Anthrax is caused by Bacillus anthracis. The spores of these Gram-positive bacilli are extremely hardy and withstand extremes of temperature and humidity. The organism is capable of toxin production and this property correlates most closely with its virulence. The disease occurs world-wide. Epidemics have been reported in The Gambia, in both North and South America and in southern Europe. Transmission is through direct contact with an infected animal; infection is most frequently seen in farmers, butchers, and dealers in wool and animal hides. Spores can also be ingested or inhaled. There have been cases in the USA due to the deliberate release of anthrax spores as a bioterrorist weapon.
• Anthrax most commonly occurs in hoofed animals and can only incidentally infect humans who come in contact with infected animals or animal products. Between 20,000 and 100,000 cases of cutaneous anthrax occur worldwide annually. In the U.S. the annual incidence was about 130 cases before 2001.
• Until the recent bioterrorism attack in 2001, most cases of anthrax occurred in industrial environments (contaminated raw materials used in manufacturing process) or in agriculture.
• In 2001 there were more than 20 confirmed cases of anthrax resulting from bioterrorism, most of which were associated with handling of contaminated mail. Inhalation anthrax is the most lethal form of anthrax and results from inspiration of 8000-50,000 spores of Bacillus anthracis. Before 2001 there had not been a case of inhalation anthrax in the U.S. for 20 years.
• Direct person-to-person spread of anthrax is extremely unlikely, if it occurs at all; therefore, there is no need to immunize or treat contacts of persons ill with anthrax, such as household contacts, friends, or co-workers, unless they also were exposed to the same source of infection.
Inhalation anthrax begins with a brief prodrome resembling a viral respiratory illness followed by development of hypoxia and dyspnea, with radiographic evidence of mediastinal widening. Host factors, dose of exposure, and chemoprophylaxis may affect the duration of the incubation period. Initial symptoms include mild fever, muscle aches, and malaise and may progress to respiratory failure and shock; meningitis often develops.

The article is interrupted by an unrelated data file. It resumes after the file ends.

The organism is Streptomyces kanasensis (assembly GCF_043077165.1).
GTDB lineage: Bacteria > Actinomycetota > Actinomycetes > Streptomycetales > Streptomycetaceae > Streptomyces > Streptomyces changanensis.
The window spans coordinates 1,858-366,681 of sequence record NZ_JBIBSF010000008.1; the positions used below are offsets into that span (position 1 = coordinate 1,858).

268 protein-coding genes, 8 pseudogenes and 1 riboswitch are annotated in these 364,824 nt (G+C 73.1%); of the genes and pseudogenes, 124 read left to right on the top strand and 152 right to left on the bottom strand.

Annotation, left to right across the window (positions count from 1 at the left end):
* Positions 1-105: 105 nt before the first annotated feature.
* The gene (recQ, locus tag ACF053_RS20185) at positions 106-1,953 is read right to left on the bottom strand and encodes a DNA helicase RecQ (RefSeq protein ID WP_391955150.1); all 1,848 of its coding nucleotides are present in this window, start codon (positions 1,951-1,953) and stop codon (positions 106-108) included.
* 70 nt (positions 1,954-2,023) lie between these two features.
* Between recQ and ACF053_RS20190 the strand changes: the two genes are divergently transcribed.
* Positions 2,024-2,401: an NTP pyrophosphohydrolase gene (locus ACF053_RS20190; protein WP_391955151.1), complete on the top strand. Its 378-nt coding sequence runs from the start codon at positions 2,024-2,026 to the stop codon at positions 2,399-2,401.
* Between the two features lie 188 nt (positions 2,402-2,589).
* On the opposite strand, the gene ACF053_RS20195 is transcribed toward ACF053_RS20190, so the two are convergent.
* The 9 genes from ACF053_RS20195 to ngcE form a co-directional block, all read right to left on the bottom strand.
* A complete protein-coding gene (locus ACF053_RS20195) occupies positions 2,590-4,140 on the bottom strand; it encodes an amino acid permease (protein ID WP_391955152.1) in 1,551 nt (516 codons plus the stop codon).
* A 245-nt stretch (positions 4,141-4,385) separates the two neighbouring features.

Cutaneous anthrax is characterized by a skin lesion evolving from a papule, through a vesicular stage, to a depressed black eschar. The incubation period ranges from 1-12 days. The lesion is usually painless, but patients also may have fever, malaise, headache, and regional lymphadenopathy. The eschar dries and falls off in 1-2 wk with little scarring.
Gastrointestinal anthrax is characterized by severe abdominal pain followed by fever and signs of septicemia. Bloody diarrhea and signs of acute abdomen may occur. This form of anthrax usually follows after eating raw or undercooked contaminated meat and can have an incubation period of 1-7 days. Gastric ulcers may occur and may be associated with hematemesis. An oropharyngeal and an abdominal form of the disease have been described. Involvement of the pharynx is usually characterized by lesions at the base of the tongue, dysphagia, fever, and regional lymphadenopathy. Lower bowel inflammation typically causes nausea, loss of appetite, and fever followed by abdominal pain, hematemesis, and bloody diarrhea.
The disease is caused by Bacillus anthracis, a gram-positive, spore-forming bacillus. It is aerobic, nonmotile, nonhemolytic on sheep’s blood agar, and grows readily at temperature of 37° C, forming large colonies with irregularly tapered outgrowths (a Medusa’s head appearance). In the host it appears as single organisms or chains of two or three bacilli.

The diagnosis is established by demonstrating the organism in smears from cutaneous lesions or by culture of blood and other body fluids. Serological confirmation can be made using ELISAs detecting antibodies to both the organism and a toxin.